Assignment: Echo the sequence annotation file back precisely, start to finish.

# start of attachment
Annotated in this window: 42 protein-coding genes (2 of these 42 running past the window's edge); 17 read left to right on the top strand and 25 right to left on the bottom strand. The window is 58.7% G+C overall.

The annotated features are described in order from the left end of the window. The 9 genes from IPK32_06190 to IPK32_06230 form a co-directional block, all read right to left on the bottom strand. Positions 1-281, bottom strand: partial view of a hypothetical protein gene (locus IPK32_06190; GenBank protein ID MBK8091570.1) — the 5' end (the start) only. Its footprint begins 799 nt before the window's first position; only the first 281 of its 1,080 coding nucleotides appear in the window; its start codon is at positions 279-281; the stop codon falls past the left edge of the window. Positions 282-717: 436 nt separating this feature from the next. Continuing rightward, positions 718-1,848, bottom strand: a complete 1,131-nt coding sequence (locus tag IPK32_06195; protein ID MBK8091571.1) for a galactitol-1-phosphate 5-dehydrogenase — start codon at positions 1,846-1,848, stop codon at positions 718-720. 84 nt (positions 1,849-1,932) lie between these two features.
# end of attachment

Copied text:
Annotated in this window: 42 protein-coding genes (2 of these 42 running past the window's edge); 17 read left to right on the top strand and 25 right to left on the bottom strand. The window is 58.7% G+C overall.

The annotated features are described in order from the left end of the window. The 9 genes from IPK32_06190 to IPK32_06230 form a co-directional block, all read right to left on the bottom strand. Positions 1-281, bottom strand: partial view of a hypothetical protein gene (locus IPK32_06190; GenBank protein ID MBK8091570.1) — the 5' end (the start) only. Its footprint begins 799 nt before the window's first position; only the first 281 of its 1,080 coding nucleotides appear in the window; its start codon is at positions 279-281; the stop codon falls past the left edge of the window. Positions 282-717: 436 nt separating this feature from the next. Continuing rightward, positions 718-1,848, bottom strand: a complete 1,131-nt coding sequence (locus tag IPK32_06195; protein ID MBK8091571.1) for a galactitol-1-phosphate 5-dehydrogenase — start codon at positions 1,846-1,848, stop codon at positions 718-720. 84 nt (positions 1,849-1,932) lie between these two features.